Wilderness Walking

Walking along the Bua

Please note that during the rainy season and until the early part of the dry season, all but the shorter walking safaris are unavailable due to the problems of crossing and even following the river and also long grass and thick bush. We will clear the tracks as early as possible in the dry season so by early May, most walking safaris will again be open.

By far the best way to see Nkhotakota Wildlife Reserve is to leave your vehicle and walk. You may not come across buffalo or elephant but you will find wonderful woodland, fascinating flowers, intriguing insects and tantalizing tracks.

We offer walking safaris of between one hour and all day to suit all abilities. We also now offer two day walking safaris, with one-night fly camps included. Please see our "Packages and Specials" page for more details.

Early morning walks – the best time, when the larger mammals are most active – can be concluded with a bush breakfast beside the river in the dry season, late afternoon walks with sundowners in a wilderness setting. In the winter, lunch can be served overlooking crocodile pools. Take a full moon walk and see the reserve in, literally, a very different light!

We have now developed a number of longer, more challenging walks deep into the heart of the reserve, into the hills north of the river and following the gorge that the Bua flows through as it makes its way to the lake.

Crossing the Bua on the all-day hike

The Bua Gorge walk starts at Dwamfuni confluence, some 15 Km upstream from Bua River Lodge. We drop you there by car in the morning. From the confluence, you walk down the river, between high hills, encountering small waterfalls and rapids, until the river opens out again at Nyankhoma Pool. From here you continue following the river back to the Lodge.

A more serious, all-day walk, takes you across the river at Lisitu confluence, then up into the Bvundikira Hills to the north of the river. From their summits you will find wonderful views of the reserve, the river below you and Lake Malawi. You descend to the Dwamfuni river, which you follow back to the Bua, fording it again, to the southern bank. After a packed lunch, you continue downstream along the Bua Gorge and back to the Lodge.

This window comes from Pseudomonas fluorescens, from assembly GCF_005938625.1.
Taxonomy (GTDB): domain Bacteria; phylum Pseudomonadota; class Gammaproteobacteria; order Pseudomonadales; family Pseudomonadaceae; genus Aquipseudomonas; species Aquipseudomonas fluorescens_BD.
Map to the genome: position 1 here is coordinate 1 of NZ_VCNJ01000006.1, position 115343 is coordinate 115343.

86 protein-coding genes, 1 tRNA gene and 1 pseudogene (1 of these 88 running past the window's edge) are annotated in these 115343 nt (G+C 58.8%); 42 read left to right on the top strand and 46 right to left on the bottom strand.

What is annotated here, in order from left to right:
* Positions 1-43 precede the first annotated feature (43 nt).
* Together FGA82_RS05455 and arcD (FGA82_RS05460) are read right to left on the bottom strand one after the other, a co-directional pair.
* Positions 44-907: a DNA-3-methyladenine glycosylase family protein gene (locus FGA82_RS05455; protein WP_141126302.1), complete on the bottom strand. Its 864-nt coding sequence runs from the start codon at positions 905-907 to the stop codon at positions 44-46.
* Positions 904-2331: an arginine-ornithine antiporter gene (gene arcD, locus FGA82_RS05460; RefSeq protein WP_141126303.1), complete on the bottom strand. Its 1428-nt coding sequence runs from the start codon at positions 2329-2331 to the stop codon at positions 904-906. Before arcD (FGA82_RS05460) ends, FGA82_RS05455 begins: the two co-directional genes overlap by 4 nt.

The summit of Chipata Mountain

The ascent of Chipata Mountain on the western edge of the reserve is one of the more challenging activities on offer. The mountain rises to nearly 1,700 metres above sea level and is cloaked in magnificent evergreen forest.

We set out before sunrise in the lodge's open-topped land rover and drive right across the reserve to Chipata Camp. After a bush breakfast, we climb through sparse woodland on the steep lower slopes of the mountain until, quite suddenly, we are enclosed in the dappled light of the forest. A steep ascent under giant forest trees, with blue monkeys calling overhead, leads in one hour and a half, to the rocky summit. On clear days the views are stunning.

A packed lunch can be eaten on the summit or saved until we are back at the camp, where cold drinks also await.

Please note that we require prior notice for all-day hikes and the ascent of Chipata Mountain. Please book these activities when you book your accommodation.

In the future, we hope to be able to offer overnight hikes, with bush camping, to the more remote parts of the reserve. So little of the reserve is explored that hikers will be walking through areas little seen since the reserve was gazetted more than 50 years ago.